An earthquake of this magnitude gets people's attention. The information from HVO was immediately provided to the National Oceanographic and Atmospheric Administration's (NOAA) Pacific Tsunami Warning Center (PTWC) on Oahu and to local civil defense. PTWC may make their own assessment and in this case they issued a bulletin four minutes after the HVO report, with their own estimation of location and magnitude.
I spoke to Chip McCreary, director of the PTWC, about his responsibility for communicating the information. The PTWC continuously monitors data across the state, mostly from the Big Island since that is where the majority of seismic activity occurs. The PTWC coordinates closely with HVO. Within 20 seconds of an earthquake, they have a preliminary location, and alarm signals will notify the PTWC staff. In the case of this earthquake, signals went off before it shook the PTWC building on Oahu.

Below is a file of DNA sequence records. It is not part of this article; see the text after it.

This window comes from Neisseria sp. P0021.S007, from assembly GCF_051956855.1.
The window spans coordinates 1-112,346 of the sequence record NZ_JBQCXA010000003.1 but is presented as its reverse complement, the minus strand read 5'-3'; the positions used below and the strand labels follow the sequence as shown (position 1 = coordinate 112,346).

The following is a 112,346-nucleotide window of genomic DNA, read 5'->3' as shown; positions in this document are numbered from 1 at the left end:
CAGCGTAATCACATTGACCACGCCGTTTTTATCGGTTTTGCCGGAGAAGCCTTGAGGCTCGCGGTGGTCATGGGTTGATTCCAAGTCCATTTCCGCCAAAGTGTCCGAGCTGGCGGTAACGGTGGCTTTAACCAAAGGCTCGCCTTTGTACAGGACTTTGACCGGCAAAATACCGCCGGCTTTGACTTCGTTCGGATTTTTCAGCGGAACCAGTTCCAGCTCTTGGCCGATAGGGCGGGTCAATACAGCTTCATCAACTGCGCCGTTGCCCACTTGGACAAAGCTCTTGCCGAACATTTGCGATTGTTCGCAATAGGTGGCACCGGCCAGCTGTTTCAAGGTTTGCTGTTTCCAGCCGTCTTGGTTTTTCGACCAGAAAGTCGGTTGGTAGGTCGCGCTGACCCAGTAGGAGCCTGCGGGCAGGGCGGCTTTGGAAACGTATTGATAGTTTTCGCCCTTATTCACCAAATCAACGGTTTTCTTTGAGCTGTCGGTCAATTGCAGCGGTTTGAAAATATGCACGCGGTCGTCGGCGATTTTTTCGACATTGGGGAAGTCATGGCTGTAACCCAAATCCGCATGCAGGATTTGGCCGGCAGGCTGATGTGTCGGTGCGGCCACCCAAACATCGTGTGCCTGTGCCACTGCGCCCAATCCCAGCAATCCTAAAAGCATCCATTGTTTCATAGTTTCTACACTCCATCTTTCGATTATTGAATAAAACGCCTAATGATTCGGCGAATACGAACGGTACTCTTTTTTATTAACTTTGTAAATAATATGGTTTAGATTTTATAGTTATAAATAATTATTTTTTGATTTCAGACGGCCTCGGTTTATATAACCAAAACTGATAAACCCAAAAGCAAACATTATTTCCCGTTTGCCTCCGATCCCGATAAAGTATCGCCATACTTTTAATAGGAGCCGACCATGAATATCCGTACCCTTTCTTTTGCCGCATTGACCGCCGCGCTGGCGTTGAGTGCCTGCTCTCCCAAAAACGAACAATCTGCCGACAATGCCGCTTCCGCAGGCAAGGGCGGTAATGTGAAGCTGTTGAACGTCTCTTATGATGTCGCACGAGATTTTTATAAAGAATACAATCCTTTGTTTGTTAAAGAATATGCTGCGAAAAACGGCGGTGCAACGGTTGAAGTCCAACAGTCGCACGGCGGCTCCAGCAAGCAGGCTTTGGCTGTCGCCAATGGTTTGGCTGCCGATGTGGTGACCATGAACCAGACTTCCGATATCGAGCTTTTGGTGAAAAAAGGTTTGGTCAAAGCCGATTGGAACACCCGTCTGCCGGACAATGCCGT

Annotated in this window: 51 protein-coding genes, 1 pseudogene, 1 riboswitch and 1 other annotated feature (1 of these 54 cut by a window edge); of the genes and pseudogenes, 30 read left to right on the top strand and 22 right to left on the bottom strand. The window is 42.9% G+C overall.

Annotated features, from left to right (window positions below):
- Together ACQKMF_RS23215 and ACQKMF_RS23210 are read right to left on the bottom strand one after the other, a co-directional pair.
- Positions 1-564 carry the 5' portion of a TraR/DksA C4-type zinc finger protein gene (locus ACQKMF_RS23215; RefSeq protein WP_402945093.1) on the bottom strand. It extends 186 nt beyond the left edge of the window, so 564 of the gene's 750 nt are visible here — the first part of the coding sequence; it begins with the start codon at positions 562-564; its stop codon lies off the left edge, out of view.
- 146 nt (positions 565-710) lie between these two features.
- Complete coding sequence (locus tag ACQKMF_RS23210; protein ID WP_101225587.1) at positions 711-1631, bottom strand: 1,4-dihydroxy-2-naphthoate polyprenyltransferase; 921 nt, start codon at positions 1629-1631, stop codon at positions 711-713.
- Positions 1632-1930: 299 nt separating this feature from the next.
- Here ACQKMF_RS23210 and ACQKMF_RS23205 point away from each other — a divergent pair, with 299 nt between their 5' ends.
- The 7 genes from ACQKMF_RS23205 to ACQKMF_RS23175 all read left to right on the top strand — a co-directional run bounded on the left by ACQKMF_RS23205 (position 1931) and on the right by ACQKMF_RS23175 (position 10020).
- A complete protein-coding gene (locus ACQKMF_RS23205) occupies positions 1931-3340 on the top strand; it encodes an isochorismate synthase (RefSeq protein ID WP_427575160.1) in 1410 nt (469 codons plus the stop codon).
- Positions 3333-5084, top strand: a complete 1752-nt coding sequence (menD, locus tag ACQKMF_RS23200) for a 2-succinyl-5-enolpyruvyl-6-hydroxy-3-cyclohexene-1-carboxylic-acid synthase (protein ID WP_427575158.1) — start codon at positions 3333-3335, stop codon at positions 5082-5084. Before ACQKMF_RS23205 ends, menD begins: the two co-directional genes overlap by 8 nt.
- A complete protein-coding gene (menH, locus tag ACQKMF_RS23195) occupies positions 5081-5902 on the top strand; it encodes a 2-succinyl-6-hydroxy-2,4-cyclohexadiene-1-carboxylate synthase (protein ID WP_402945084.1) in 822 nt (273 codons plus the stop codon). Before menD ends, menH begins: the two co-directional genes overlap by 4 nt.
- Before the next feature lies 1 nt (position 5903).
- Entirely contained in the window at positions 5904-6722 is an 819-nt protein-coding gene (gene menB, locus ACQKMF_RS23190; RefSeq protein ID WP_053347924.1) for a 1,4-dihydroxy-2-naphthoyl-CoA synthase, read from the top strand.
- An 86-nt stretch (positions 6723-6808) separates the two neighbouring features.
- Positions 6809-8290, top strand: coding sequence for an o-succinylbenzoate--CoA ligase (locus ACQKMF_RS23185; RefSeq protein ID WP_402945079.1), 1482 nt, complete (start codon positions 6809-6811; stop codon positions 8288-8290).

Some background information is necessary to explain NOAA's mission. In general, NOAA will inform the public about severe weather and, in this case, a tsunami. But some communication is a function of the local agencies. Primary responsibility for informing the public about emergency situations (weather, etc.) lies with civil defense (CD) which controls the EAS. Multiple communication systems exist between the PTWC and CD; phone lines are backed up with satellite and radio systems. PTWC has a dedicated phone line supported by the Federal Emergency Management Agency (FEMA). They also communicate via text bulletins through normal weather channels, such as the World Meteorological Organization (WMO), an agency of the United Nations (worldwide); and Advanced Weather Interactive Processing System (AWIPS), a National Weather Service (NWS) program. Therefore, if an emergency existed, redundant systems are in place to alert other public entities, but not the general public. This seems to be a gross oversight given that the surest way to reduce panic is to get the right information into the hands of those people most affected by the situation.